Image Solutions (UK) Ltd (IMSOL) is central to research being carried out by scientists at Cardiff University into how stem cells can be used to treat spinal injuries.
Headed by Professor Bing Song, the University’s Institute of Tissue Engineering and Repair is two years into a five-year, €1.76m European Research Council project to investigate how controlling the migration of neural stem cells influences the repair of spinal cord injuries. The team is focusing on how minute electric fields can be used to guide these stem cells to specific sites of injury as part of an overall repair therapy.
“We are trying to optimise the conditions needed in order to establish the best scenario for guiding the stem cells to their required locations. The wide field deconvolution system is one of the most powerful imaging systems available and is saving us a huge amount of time because it is possible to observe so many different events in one experiment,” explains Professor Song.
Green fluorescent proteins are introduced into the stem cells beforehand. Once they arrive at the scene of the injury and the stem cells begin to divide and differentiate, these proteins can be switched on and off and therefore detected as bright green fluorescence, depending on which gene they represent. This way the scientists can see exactly where the stem cells are relative to the damaged nerves.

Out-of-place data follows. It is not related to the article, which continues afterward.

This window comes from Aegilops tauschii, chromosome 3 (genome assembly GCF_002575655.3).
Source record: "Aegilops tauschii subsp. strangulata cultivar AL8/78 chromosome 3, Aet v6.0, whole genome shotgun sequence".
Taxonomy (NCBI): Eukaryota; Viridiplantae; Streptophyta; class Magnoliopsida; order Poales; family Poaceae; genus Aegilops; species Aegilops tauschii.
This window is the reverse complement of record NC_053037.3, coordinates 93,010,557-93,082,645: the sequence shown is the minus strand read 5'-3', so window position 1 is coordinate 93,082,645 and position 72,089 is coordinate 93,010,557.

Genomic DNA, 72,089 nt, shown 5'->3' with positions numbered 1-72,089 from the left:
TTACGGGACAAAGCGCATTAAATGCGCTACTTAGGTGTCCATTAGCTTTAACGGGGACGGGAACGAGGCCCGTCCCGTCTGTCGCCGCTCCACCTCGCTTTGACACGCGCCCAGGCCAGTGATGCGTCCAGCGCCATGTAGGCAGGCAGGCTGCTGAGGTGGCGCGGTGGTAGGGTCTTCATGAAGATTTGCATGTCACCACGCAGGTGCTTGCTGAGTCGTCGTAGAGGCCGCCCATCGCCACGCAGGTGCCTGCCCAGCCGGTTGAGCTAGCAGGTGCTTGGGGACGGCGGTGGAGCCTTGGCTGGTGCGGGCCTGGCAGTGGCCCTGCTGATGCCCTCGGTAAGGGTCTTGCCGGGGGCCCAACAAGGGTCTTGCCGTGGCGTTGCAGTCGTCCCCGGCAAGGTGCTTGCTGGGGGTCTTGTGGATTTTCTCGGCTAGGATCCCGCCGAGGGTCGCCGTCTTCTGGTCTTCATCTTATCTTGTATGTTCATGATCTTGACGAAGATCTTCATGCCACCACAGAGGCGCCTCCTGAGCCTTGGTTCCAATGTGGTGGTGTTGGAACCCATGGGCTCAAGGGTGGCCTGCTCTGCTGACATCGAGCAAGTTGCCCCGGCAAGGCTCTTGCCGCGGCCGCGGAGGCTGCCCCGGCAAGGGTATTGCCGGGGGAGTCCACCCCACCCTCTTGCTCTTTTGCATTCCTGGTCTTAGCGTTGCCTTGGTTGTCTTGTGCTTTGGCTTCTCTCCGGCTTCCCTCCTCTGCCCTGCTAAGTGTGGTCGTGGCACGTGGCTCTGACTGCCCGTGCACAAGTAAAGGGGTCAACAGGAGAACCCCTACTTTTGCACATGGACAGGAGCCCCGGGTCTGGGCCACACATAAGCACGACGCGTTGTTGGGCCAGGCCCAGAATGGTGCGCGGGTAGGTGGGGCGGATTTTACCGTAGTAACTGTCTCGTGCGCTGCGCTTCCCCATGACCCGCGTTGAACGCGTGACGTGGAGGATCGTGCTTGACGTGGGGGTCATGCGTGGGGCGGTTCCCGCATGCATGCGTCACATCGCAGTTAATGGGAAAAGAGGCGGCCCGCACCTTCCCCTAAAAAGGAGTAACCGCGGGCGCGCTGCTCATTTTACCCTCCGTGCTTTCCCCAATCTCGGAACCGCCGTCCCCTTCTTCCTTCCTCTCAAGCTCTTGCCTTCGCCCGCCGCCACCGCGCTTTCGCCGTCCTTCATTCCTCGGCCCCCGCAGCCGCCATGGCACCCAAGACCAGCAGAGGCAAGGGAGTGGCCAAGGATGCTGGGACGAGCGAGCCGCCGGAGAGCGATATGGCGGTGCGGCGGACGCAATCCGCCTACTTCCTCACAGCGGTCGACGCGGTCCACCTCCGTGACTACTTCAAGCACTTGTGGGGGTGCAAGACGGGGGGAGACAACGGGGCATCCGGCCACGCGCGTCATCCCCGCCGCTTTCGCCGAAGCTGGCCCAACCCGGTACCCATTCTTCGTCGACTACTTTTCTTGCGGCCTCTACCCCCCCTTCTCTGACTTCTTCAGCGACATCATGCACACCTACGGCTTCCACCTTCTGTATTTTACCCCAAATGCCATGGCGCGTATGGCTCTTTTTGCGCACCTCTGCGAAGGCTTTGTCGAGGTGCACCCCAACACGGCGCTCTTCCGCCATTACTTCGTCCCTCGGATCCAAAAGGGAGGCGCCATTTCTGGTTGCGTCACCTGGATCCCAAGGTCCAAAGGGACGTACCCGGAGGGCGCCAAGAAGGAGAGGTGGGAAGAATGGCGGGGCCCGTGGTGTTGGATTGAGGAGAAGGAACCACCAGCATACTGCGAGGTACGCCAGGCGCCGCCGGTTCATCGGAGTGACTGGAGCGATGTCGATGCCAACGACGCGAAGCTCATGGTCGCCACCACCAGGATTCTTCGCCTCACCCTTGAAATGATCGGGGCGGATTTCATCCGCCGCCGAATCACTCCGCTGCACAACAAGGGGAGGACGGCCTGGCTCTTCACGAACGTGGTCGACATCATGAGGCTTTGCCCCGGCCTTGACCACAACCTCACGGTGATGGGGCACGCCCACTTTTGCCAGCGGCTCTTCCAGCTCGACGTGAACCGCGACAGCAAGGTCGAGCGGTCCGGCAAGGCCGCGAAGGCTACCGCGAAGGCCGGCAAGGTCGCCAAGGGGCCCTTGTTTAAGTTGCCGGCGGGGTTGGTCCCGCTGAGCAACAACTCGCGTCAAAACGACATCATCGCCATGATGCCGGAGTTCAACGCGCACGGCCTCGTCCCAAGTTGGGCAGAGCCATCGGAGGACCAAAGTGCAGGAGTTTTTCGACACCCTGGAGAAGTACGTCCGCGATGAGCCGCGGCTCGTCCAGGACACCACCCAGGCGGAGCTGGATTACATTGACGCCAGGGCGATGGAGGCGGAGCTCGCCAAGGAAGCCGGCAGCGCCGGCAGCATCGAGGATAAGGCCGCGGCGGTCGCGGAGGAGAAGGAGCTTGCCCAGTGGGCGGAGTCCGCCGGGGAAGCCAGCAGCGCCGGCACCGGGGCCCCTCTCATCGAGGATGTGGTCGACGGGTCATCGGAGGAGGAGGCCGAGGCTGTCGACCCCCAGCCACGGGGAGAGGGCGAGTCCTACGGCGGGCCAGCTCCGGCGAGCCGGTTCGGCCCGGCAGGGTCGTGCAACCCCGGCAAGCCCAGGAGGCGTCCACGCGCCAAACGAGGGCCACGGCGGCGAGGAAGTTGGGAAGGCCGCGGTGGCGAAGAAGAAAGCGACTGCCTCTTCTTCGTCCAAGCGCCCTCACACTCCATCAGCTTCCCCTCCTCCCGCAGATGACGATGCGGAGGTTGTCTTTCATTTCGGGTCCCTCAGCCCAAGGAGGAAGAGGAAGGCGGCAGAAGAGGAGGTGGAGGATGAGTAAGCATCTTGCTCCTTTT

Professor Song’s imaging system is a high throughput microtiter plate based wide field deconvolution restoration microscope. It is built on an Olympus IX71 inverted microscope with a 250 watt xenon lamp and a LED transillumination light source. The plate stage can hold multiple format plates (96-, 384- and 1536 well microtiter plates) as well as traditional slides. Three high-resolution objectives are supplied with the system to address a wide range of optical imaging. The system utilises a 10 position excitation filter wheel and a 6 position emission wheel for wide range of fluorescent dyes.
So impressed is he with the results generated by the imaging system from Image Solutions that Professor Song hopes to invest both in more sophisticated imaging technology in order to see individual cell-to-cell interactions, and single-cell manipulations in a 3D environment.